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In the inaugural episode of Simon Kemp and Jakob Marius Kjær ‘s new Community Podcast we touched on how interesting it can be to find out about other people’s programming setups, even down to the actual screens and keyboards they use. I enjoy learning about how others work, what tools they use, what thinking or approaches they take in debugging, and yes – even what screens they use and how happy they are with them.

I’m sure I’m not alone in this regard; moreover, I know there’s a wealth of untapped, innate knowledge and implicit ability inside all of you that would be great to share. So I thought I’d contribute by giving a little insight into some small approaches and methods I find myself using. Nothing earth shattering, but I think that’s also the point. I personally would love to see from others the equivalent of what I’ve just recorded – I know I’d be the richer for it.

The recording is just over 20 mins, and it’s pretty much unscripted, which is sort of the point – I didn’t want to prepare anything, so you get a real sense of the workflow (lowercase “w”) rather than something polished and less real.

During the recording, I mentioned Greasemonkey, which was a wonderful tool that allowed one to write JavaScript to be automatically executed when certain pages were loaded; that JavaScript could then manipulate the pages to suit your needs. I note that the Greasemonkey spirit is still alive and well in the context of, for example, Chrome Extensions such as Tampermonkey.

I used Greasemonkey back in 2005 to improve the OSS Note experience – you can read about it in this post “Hacking the SAP service portal to make OSS notes better” (unfortunately I lost the screencast but you can get a good idea of what I was building from the post itself).

So I wanted to leave you with two thoughts for this week:

  • seeing others’ development and debugging workflow can be of great benefit – getting inside the programming heads of your friends and colleagues and seeing their preferences and approaches can be not only educational but also fun
  • the introspective and manipulative power that’s baked into UI5 gives us all sorts of possibilities; the Greasemonkey style approach is by definition (and design) ephemeral, but I think that is one of its charms – nobody is claiming that the “solutions” will work long term, but there are plenty of situations where a quick temporary fix, or a scratched itch, is exactly what’s needed to get the job done.

Do you have some programming or debugging workflow to share? What tools do you use? What does your desktop and working environment look like? Let us know in the comments below.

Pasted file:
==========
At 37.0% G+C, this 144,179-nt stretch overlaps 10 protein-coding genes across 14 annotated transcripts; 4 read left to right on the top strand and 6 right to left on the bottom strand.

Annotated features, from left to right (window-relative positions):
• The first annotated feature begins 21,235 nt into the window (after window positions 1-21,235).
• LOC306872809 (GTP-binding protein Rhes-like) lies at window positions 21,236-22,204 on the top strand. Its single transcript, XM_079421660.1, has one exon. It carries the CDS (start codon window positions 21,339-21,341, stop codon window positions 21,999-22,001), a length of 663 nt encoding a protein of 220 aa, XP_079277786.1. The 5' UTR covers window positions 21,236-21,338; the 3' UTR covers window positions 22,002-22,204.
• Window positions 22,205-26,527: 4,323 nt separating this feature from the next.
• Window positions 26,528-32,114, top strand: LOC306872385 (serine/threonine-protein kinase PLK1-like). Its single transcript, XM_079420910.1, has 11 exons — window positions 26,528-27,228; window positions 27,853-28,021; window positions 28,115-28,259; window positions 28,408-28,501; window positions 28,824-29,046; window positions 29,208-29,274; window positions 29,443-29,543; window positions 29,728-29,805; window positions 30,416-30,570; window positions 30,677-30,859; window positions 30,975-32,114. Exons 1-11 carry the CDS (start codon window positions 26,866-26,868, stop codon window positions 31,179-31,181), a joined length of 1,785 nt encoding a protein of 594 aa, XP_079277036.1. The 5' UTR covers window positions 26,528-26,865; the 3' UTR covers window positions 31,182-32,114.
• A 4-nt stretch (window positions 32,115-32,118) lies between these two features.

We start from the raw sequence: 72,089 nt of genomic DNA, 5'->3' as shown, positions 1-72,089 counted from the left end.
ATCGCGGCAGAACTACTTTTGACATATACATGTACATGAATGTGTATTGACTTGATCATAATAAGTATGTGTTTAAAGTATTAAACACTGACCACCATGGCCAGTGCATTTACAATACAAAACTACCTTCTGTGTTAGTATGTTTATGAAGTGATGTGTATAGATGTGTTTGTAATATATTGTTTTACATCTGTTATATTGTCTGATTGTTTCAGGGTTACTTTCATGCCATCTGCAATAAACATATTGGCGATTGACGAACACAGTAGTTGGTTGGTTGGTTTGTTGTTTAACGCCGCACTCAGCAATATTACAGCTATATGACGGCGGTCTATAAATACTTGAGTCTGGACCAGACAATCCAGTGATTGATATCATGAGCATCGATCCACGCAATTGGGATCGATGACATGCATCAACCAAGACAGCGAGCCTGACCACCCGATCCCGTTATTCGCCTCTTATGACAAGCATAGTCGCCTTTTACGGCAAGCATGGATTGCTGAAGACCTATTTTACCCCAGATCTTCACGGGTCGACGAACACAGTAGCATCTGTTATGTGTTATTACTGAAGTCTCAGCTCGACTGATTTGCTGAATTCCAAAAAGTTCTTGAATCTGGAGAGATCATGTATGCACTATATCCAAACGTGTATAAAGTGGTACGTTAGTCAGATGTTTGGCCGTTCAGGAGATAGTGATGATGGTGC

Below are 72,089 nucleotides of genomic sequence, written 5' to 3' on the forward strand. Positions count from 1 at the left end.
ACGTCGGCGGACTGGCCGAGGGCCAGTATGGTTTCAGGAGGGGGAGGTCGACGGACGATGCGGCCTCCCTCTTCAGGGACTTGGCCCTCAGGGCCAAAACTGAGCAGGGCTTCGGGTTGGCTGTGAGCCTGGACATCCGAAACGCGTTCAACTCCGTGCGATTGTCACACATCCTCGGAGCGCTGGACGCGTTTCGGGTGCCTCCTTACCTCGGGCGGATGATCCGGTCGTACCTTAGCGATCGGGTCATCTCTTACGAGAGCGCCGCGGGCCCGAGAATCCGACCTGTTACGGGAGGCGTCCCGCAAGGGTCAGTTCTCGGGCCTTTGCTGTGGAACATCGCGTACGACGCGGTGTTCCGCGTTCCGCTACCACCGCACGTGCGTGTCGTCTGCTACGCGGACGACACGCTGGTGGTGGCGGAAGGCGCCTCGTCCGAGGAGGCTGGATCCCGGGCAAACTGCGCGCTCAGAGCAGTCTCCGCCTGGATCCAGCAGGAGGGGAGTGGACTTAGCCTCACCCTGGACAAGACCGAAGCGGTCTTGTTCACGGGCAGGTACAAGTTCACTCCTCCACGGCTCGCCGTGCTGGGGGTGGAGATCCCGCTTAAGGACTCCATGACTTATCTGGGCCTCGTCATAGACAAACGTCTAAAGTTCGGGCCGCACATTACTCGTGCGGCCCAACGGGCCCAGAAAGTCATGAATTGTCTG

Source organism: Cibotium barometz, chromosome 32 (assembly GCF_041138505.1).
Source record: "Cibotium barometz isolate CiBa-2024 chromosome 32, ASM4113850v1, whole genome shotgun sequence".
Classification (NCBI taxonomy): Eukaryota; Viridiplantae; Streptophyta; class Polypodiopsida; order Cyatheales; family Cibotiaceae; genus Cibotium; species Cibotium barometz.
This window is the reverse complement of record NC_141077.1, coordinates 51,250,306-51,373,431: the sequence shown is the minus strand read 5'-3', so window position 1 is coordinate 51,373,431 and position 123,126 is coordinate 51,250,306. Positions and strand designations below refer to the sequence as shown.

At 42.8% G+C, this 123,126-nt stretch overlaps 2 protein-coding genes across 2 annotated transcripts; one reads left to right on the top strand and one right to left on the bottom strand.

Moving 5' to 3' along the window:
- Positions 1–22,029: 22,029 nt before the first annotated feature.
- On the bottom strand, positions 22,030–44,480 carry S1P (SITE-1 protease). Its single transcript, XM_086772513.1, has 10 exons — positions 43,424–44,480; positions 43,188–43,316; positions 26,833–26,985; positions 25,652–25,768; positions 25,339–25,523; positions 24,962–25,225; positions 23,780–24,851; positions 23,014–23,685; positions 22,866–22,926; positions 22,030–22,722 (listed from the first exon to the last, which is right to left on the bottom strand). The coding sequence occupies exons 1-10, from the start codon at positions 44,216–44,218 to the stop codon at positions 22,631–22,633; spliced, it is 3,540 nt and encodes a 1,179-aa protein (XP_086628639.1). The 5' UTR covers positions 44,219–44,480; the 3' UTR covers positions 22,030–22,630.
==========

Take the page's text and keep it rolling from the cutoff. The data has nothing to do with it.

p.s. For those that are interested, here’s the final version of the JavaScript I put in my bookmarklet:

javascript: (function() {
    opl = sap.ui.getCore().byId("application-bpmworkflowmonitor-DisplayInstances-component---InstancesDetailView--ObjectPageLayout")
       || sap.ui.getCore().byId("application-bpmworkflowmonitor-DisplayDefinitions-component---InstancesDetailView--ObjectPageLayout");
    opl.insertSection(opl.removeSection(3), 1);
})();

 

Read more posts in this series here: Monday morning thoughts.

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5 Comments

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  1. Nabheet Madan

    Super Awesome, I never knew if such kind of thing is possible, Greasemonkey Rocks!  I normally use Visual Studio Code/Sublime as a code editor, with Vagrant Homestead, WAMP,Python environment and rest F12 always does the trick:).  One question which i have is my editor tends to hang a lot, i have tried playing around with disabling plugins, setting variables etc. but sadly of no use. What coding editor normally do you use apart from SAP Web IDE Full Stack of course?

    Learning from others is definitely fun.  Greasemonkey is definitely i am going to try as most of the time we have to just look at certain part of the page not all, will share my experience while using the same.

    Thanks DJ Adams for blogging about it. Keep your #MondayMorningThoughts coming and sharing:)

    (1) 
    1. DJ Adams
      Post author

      Cheers Nabheet. Other than SAP Web IDE I use a a couple of editors, depending on circumstance. When in the cloud, I use vim, because I feel most at home on the command line and used to use vim (or vi) when I was doing R/3 Basis administration on all sorts of Unix flavours way back when. I had to get to know vi as it was pretty much guaranteed to be on all systems, so I forced myself to get over the initially steep learning curve:

      (image from https://r3dux.org/2013/03/text-editor-learning-curves/)

      And the other editor I use is VS Code, which is a nice looking editor with some great plugins, including Quokka, which is worth installing VS Code for.

       

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  2. Michelle Crapo

    Love this!  I have some new tools to use to debug issues.   As I start to use more Javascript  – I’m going to need all the help I can get.  My main way of programming was to write different messages to my screen.  Not real effective as I move forward.

    Michelle

    (1) 
    1. DJ Adams
      Post author

      Great, thanks Michelle. This is a nice effect of sharing this stuff – helping others discover tools and techniques they might not otherwise have been aware of. And yes, with the Chrome Developer Tools one has a wonderful set of resources to use. Happy hacking!

      (1) 

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